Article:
Just three months after the initial suggestion on Reddit, thousands of scientists, teachers, journalists, and prominent science advocates like Bill Nye the “Science Guy” will attend more than 600 Marches for Science scheduled to take place globally on April 22—Earth Day.
Though the protests may appear political in nature—and the planned participation of partisan groups has caused disagreements among organizers and potential attendees who worry the march will be too political—the point being made by many of those who will be marching is that science should be a non-partisan issue, with research supported and facts accepted no matter who occupies the oval office.
Marches on the Mall
The similarities to the Women’s March on Washington—and its sister marches globally—are hard to miss. Demonstrators for the women’s marches, held in the day after Trump’s inauguration in January, showed up in massive numbers (paywall) following a call that originated on social media (on a spontaneous, election-night Facebook page created by a woman in Hawaii) for the largest political march in US history. Women organized themselves to march in favor of gender equality, but also human rights in general, which many felt were under threat by the Trump administration.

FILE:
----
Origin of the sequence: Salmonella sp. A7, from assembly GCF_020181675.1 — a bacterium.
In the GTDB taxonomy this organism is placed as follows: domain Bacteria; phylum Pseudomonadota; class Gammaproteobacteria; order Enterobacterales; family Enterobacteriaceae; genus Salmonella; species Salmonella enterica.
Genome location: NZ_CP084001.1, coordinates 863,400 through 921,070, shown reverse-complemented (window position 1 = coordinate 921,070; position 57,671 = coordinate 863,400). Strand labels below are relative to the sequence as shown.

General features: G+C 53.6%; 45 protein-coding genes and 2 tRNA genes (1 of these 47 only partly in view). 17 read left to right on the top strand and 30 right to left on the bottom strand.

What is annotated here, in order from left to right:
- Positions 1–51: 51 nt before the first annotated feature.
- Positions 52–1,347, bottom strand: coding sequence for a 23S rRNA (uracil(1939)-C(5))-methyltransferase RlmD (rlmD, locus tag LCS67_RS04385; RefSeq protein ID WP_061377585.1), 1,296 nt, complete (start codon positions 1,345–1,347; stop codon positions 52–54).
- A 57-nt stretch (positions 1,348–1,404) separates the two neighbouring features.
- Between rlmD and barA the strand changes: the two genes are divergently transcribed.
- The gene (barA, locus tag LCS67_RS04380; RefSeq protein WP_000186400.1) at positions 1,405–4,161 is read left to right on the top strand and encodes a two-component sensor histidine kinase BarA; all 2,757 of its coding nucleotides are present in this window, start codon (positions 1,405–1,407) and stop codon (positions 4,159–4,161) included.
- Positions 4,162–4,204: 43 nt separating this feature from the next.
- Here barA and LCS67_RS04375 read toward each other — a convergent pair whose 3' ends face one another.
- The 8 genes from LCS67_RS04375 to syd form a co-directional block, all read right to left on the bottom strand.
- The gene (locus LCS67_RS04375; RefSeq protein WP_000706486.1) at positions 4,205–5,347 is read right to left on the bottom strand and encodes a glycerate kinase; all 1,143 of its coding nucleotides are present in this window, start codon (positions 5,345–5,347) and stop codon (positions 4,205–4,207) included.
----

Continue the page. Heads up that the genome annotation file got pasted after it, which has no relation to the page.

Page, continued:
The Women’s March drew veteran protestors, but it also featured a lot of first-time marchers—many of whom have said they plan to stay involved, and possibly run for office. Scientists, it seems, have been similarly inspired. Estimates suggest that the March for Science will draw thousands of participants, many of whom have never ventured into advocacy. And already there are new groups dedicated to helping scientists break into politics.